Phillip James Clancy
Known as Jimmy
1914/09/11 - Born Dublin
Occupation - Insurance Inspector
On November 1st the Battalion concentrated for the first time as a complete unit at Melton Constable in Norfolk, and was shortly afterwards transferred to the 53 rd Infantry Brigade of the 18th Division, thus parting company with 1st Battalion which remained in 55th Brigade. At the end of the month a further move took place to Holt , where companies were assigned a variety of billets, including a condemned school and a disused chapel.
In January 1940, The Battalion marched to a new station at Stiffkey , on the coast, which being a hutted summer camp by design, received the full benefit of the extremely severe weather of that winter; the camp was on the edge of the salt marshes and everything froze solid.
In August, coast defences were again taken over, this time at Sheringham and West Runton; here the Battalion sustained it’s first air attack, but suffered no casualties, though some were rudely awakened from their Sunday afternoon siesta. Finally the defensive role ceased , and it was moved inland to Houghton Hall, Raynham and nearby villages, where the second Christmas was spent in greater comfort.
With the move of the Division to Scotland early in January 1941, the 2nd Battalion was sent to Dumfries. It was expected that orders would be given to prepare for service overseas, but these failed to materialise and the unit settled down to intensive company and battalion training over new and formidable country, followed by Higher Formation exercises in severe weather.
In April the Division moved down into Western Command, and the 2nd Battalion took up quarters in Crewe Hall, Cheshire. The summer was principally occupied by Divisional exercises carried out over large distances into Lancashire and Yorkshire.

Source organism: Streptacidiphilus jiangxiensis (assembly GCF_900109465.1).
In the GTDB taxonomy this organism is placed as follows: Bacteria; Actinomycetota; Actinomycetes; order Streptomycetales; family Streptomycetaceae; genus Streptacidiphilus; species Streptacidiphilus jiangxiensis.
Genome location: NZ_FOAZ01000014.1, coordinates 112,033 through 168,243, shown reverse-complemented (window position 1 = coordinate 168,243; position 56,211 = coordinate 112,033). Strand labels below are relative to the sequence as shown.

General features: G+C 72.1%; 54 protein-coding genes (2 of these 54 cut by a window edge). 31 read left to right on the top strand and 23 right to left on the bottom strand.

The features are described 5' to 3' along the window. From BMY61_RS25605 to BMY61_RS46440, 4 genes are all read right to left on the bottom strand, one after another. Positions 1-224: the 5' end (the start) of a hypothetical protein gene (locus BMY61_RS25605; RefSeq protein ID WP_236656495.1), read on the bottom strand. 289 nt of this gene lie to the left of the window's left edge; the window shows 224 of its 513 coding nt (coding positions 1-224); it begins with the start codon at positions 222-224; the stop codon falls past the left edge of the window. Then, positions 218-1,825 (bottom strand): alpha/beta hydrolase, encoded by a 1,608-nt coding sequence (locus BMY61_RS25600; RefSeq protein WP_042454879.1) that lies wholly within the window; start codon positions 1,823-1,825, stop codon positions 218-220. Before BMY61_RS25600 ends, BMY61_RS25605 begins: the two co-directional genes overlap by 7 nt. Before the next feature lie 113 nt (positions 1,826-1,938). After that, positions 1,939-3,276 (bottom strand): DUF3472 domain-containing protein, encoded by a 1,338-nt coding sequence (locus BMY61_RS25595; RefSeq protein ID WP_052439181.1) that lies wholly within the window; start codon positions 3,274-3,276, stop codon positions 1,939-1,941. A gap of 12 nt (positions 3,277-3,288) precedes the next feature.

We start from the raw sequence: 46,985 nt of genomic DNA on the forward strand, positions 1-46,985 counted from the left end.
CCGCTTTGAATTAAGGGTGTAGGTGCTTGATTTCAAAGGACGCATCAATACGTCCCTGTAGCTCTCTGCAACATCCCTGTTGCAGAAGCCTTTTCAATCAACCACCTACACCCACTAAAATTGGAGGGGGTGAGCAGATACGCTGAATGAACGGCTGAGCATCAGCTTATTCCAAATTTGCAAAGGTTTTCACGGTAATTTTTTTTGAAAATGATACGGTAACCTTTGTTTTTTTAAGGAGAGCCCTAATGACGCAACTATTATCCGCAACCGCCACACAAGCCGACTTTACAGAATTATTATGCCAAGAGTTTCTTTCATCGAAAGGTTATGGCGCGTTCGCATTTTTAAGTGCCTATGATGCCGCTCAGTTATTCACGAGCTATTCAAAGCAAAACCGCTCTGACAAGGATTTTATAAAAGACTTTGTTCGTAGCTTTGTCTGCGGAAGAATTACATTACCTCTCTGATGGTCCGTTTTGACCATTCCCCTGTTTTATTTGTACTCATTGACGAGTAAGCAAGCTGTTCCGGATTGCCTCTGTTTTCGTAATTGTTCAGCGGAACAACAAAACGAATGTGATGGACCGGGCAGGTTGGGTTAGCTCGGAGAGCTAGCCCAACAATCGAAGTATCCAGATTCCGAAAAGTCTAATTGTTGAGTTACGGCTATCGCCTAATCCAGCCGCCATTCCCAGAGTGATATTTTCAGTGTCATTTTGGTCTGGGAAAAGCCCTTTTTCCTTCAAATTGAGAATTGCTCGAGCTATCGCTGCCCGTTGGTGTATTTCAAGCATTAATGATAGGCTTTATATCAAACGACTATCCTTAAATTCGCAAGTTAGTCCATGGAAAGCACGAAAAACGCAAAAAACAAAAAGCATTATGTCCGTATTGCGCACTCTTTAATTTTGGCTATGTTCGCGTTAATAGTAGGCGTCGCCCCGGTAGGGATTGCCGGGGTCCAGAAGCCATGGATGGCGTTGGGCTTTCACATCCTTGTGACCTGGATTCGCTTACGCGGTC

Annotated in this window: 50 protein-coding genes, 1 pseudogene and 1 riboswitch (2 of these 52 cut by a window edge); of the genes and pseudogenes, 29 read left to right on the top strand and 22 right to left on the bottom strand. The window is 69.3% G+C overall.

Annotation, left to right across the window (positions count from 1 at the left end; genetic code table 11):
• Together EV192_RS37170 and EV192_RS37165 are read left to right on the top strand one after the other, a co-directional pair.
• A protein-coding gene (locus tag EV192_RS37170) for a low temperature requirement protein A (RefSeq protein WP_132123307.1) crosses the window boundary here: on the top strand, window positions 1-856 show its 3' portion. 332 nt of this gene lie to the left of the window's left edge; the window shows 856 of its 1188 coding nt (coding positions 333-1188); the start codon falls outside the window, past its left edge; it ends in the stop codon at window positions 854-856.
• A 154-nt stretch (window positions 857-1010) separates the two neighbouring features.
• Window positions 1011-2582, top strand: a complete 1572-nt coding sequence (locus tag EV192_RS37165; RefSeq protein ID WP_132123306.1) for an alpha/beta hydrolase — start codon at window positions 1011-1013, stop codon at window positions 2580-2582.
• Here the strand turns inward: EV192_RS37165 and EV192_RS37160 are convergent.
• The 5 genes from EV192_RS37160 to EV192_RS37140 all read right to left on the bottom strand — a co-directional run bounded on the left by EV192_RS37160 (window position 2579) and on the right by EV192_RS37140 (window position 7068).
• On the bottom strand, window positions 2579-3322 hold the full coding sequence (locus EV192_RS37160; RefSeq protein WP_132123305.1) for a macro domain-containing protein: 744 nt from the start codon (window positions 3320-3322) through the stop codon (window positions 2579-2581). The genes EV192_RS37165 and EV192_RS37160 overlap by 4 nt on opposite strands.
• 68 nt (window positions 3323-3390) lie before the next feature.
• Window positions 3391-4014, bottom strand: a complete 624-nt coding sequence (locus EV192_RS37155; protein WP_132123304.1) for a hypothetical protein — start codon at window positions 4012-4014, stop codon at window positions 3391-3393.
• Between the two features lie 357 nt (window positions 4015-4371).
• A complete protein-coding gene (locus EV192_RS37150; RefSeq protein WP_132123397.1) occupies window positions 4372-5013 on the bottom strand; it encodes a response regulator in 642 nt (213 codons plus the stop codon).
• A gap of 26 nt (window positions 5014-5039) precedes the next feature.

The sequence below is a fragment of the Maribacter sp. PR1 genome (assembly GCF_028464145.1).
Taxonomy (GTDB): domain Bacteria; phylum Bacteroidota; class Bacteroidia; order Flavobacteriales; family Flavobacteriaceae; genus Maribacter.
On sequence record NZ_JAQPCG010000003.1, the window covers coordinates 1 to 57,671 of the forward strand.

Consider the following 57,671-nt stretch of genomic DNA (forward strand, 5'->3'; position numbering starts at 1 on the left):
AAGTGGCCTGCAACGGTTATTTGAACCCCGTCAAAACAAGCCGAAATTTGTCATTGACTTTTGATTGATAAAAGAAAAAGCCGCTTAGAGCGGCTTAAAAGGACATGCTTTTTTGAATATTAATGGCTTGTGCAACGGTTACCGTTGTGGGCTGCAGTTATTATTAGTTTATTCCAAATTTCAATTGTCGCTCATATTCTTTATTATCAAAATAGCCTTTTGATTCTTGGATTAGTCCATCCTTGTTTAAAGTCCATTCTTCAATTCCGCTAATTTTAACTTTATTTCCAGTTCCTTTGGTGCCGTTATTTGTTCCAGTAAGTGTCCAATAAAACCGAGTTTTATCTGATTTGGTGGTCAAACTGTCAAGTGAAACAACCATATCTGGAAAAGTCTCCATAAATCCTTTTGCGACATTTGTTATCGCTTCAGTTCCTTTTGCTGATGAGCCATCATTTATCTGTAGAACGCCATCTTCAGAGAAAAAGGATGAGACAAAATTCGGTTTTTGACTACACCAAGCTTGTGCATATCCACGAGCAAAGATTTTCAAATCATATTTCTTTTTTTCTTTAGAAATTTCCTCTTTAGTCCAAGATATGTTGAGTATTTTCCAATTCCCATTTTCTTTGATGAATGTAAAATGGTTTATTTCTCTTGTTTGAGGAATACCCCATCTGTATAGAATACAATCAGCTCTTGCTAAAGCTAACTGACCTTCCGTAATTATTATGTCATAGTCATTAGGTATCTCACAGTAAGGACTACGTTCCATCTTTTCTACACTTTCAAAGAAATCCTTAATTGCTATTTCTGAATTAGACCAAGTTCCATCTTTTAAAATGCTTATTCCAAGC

In October, orders were at last received to prepare for foreign service, and on completion of mobilization the Battalion was inspected by H.M. The King in the grounds of Crewe Hall.
1941/10/31 - Sailed from Gourock in the Polish Free State vessel,
‘M,V. Sobieski’ and joined Convoy CT.5 (18th Division) off the Irish Coast.
1941/11/08 - Arrived Halifax and was transferred to USS Mount Vernon
1941/11/10 - Sailed from Halifax in Convoy William Sail 12X
Via Port Spain, Trinidad and Cape Town to Kenya
1941/12/08 - Japan invades Malaya
1941/12/29 - Mount Vernon left Kenya for Singapore in Convoy DM.1
1942/01/04 - Mount Vernon anchored at Addu Atool in the Maldive Islands, mail going ashore and taking on water. The next morning at 0900hrs, Convoy DM.1 got under way escorted by HMS Emerald , Exeter and Jumna.
1942/01/13 - At 1315hrs Mount Vernon docked at the Navy Yard, Singapore
2nd Cambridgeshire Regiment was attached to 15th Indian Brigade and dispatched to Batu Pahat in North Johore to relieve a composite Leicester-Surrey Battalion (the “British Battalion”) and prevent the enemy occupying the town and it’s airfield. Within a few hours of arrival on the mainland, the first causalities were sustained from dive bombing attacks.